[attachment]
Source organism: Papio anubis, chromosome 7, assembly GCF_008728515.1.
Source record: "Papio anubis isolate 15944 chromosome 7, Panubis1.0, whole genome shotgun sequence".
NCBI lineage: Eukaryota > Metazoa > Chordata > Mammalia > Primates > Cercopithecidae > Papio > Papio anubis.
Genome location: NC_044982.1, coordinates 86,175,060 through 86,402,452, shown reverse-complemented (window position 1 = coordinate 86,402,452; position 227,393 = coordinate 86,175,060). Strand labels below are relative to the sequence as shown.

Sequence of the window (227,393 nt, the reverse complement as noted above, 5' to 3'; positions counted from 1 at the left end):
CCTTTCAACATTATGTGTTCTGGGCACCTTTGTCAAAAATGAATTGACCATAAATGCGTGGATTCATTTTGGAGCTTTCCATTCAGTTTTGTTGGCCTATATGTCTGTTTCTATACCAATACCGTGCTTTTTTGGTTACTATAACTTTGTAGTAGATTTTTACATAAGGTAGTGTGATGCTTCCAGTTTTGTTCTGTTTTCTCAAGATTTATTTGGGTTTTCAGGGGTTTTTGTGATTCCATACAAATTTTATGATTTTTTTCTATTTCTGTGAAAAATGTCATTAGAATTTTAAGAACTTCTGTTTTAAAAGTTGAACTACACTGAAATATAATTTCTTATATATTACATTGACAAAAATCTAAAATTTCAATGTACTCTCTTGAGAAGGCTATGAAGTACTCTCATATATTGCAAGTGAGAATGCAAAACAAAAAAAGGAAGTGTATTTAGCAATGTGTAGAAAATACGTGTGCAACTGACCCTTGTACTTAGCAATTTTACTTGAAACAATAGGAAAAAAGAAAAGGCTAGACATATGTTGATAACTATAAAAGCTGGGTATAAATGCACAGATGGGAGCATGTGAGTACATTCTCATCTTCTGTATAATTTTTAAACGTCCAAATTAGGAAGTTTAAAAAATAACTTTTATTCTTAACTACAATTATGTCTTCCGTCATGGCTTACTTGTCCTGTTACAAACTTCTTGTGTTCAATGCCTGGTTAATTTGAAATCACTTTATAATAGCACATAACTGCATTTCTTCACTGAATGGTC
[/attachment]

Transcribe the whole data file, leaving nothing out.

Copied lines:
Source organism: Papio anubis, chromosome 7, assembly GCF_008728515.1.
Source record: "Papio anubis isolate 15944 chromosome 7, Panubis1.0, whole genome shotgun sequence".
NCBI lineage: Eukaryota > Metazoa > Chordata > Mammalia > Primates > Cercopithecidae > Papio > Papio anubis.
Genome location: NC_044982.1, coordinates 86,175,060 through 86,402,452, shown reverse-complemented (window position 1 = coordinate 86,402,452; position 227,393 = coordinate 86,175,060). Strand labels below are relative to the sequence as shown.

Sequence of the window (227,393 nt, the reverse complement as noted above, 5' to 3'; positions counted from 1 at the left end):
CCTTTCAACATTATGTGTTCTGGGCACCTTTGTCAAAAATGAATTGACCATAAATGCGTGGATTCATTTTGGAGCTTTCCATTCAGTTTTGTTGGCCTATATGTCTGTTTCTATACCAATACCGTGCTTTTTTGGTTACTATAACTTTGTAGTAGATTTTTACATAAGGTAGTGTGATGCTTCCAGTTTTGTTCTGTTTTCTCAAGATTTATTTGGGTTTTCAGGGGTTTTTGTGATTCCATACAAATTTTATGATTTTTTTCTATTTCTGTGAAAAATGTCATTAGAATTTTAAGAACTTCTGTTTTAAAAGTTGAACTACACTGAAATATAATTTCTTATATATTACATTGACAAAAATCTAAAATTTCAATGTACTCTCTTGAGAAGGCTATGAAGTACTCTCATATATTGCAAGTGAGAATGCAAAACAAAAAAAGGAAGTGTATTTAGCAATGTGTAGAAAATACGTGTGCAACTGACCCTTGTACTTAGCAATTTTACTTGAAACAATAGGAAAAAAGAAAAGGCTAGACATATGTTGATAACTATAAAAGCTGGGTATAAATGCACAGATGGGAGCATGTGAGTACATTCTCATCTTCTGTATAATTTTTAAACGTCCAAATTAGGAAGTTTAAAAAATAACTTTTATTCTTAACTACAATTATGTCTTCCGTCATGGCTTACTTGTCCTGTTACAAACTTCTTGTGTTCAATGCCTGGTTAATTTGAAATCACTTTATAATAGCACATAACTGCATTTCTTCACTGAATGGTC